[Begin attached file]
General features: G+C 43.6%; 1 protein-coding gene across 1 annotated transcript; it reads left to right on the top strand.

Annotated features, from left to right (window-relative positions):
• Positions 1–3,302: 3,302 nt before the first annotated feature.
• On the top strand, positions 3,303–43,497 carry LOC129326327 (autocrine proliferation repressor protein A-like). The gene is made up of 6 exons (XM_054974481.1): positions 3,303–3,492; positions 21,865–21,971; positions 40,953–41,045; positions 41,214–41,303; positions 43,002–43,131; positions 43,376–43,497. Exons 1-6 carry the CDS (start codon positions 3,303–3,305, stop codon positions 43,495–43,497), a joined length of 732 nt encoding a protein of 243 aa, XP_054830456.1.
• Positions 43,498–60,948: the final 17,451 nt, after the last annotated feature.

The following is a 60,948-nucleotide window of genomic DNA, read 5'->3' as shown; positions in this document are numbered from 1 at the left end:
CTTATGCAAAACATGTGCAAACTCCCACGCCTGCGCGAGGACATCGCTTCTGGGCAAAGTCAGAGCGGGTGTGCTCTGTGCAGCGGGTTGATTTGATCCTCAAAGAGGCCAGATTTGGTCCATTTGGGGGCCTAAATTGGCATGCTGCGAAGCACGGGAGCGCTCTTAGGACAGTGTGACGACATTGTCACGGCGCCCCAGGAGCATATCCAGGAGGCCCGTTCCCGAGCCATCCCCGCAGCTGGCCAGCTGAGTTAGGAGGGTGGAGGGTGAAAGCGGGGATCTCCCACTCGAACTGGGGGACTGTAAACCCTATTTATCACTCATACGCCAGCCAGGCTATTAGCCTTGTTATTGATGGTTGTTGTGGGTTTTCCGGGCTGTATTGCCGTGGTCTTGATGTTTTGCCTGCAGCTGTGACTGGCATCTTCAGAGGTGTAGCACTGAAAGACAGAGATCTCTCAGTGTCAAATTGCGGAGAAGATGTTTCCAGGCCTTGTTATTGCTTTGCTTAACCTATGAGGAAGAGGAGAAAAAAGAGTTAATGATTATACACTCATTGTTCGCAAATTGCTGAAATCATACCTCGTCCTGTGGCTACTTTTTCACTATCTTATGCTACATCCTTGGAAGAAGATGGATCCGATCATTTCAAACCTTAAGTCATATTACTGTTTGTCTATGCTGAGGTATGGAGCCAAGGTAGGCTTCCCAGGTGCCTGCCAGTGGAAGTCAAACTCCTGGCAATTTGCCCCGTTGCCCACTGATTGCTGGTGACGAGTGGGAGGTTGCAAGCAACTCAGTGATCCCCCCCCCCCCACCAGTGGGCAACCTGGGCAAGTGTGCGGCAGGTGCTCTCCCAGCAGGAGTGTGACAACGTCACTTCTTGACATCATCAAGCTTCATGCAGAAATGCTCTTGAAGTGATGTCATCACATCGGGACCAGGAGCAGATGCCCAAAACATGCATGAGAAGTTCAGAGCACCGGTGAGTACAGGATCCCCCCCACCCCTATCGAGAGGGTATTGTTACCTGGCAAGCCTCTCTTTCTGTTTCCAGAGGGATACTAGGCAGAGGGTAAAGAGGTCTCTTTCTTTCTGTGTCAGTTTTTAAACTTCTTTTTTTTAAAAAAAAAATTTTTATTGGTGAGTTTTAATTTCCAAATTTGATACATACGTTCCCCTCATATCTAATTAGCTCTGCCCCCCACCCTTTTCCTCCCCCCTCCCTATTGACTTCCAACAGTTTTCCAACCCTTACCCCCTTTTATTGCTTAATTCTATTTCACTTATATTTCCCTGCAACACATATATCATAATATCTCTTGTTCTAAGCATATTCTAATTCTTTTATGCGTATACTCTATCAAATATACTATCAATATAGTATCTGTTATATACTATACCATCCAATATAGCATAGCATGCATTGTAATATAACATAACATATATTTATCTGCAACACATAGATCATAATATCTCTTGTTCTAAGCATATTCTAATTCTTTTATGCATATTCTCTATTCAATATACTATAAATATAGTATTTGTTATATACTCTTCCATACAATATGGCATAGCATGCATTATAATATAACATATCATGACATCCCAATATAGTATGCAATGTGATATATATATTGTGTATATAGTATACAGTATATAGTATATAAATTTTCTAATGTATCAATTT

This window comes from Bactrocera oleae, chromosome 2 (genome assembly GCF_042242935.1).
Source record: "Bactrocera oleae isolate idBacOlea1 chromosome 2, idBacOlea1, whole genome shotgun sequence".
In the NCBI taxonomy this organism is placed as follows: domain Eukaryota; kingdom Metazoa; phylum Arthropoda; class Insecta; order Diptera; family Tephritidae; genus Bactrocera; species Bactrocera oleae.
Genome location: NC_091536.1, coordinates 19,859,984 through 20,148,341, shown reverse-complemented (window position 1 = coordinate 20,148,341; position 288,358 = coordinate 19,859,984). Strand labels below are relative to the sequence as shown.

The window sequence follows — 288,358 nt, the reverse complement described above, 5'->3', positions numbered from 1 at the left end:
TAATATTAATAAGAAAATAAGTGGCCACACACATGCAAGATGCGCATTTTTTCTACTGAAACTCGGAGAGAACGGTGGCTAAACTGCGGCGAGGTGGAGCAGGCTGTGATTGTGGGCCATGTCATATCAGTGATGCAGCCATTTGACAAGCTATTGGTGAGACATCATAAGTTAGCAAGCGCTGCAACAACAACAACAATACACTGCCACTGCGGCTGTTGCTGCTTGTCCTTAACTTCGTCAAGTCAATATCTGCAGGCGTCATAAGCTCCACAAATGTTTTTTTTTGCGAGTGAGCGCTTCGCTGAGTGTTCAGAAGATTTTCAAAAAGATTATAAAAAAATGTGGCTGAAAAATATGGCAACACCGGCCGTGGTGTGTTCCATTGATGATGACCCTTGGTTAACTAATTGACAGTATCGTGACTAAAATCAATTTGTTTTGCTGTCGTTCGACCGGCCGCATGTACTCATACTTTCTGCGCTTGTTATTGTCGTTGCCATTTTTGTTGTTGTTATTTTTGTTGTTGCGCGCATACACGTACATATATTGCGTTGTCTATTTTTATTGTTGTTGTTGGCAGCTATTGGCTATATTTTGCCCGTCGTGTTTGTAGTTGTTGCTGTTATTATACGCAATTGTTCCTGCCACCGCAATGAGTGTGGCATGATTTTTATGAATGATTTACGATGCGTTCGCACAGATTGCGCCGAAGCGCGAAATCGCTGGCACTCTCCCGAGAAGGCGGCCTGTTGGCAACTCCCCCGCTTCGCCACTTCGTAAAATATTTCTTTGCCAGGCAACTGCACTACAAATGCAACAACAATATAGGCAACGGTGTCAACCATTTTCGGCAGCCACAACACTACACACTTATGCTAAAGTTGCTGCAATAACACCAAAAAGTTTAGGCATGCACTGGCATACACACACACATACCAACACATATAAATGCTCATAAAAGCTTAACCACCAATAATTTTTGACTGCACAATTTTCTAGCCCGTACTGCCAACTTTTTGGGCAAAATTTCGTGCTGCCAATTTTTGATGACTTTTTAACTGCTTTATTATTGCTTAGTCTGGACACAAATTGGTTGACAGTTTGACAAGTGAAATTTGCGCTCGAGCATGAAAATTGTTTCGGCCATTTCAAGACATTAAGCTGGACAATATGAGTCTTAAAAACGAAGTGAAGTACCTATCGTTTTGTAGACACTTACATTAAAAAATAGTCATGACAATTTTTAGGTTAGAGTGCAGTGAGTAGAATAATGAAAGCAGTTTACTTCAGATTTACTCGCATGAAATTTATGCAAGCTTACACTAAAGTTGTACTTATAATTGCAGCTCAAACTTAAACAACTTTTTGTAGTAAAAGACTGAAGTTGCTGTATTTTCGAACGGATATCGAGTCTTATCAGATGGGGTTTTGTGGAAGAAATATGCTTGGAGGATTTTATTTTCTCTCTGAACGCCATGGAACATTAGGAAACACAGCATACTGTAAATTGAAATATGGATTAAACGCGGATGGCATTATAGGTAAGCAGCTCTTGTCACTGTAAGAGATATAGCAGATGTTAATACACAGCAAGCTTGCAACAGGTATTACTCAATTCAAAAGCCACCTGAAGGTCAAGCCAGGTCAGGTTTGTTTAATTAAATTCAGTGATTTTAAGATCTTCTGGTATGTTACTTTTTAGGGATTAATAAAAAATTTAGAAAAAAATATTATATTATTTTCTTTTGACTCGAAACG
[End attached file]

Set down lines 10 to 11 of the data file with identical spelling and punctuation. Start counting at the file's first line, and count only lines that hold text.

In the NCBI taxonomy this organism is placed as follows: domain Eukaryota; kingdom Metazoa; phylum Arthropoda; class Insecta; order Diptera; family Tephritidae; genus Bactrocera; species Bactrocera oleae.
Genome location: NC_091536.1, coordinates 19,859,984 through 20,148,341, shown reverse-complemented (window position 1 = coordinate 20,148,341; position 288,358 = coordinate 19,859,984). Strand labels below are relative to the sequence as shown.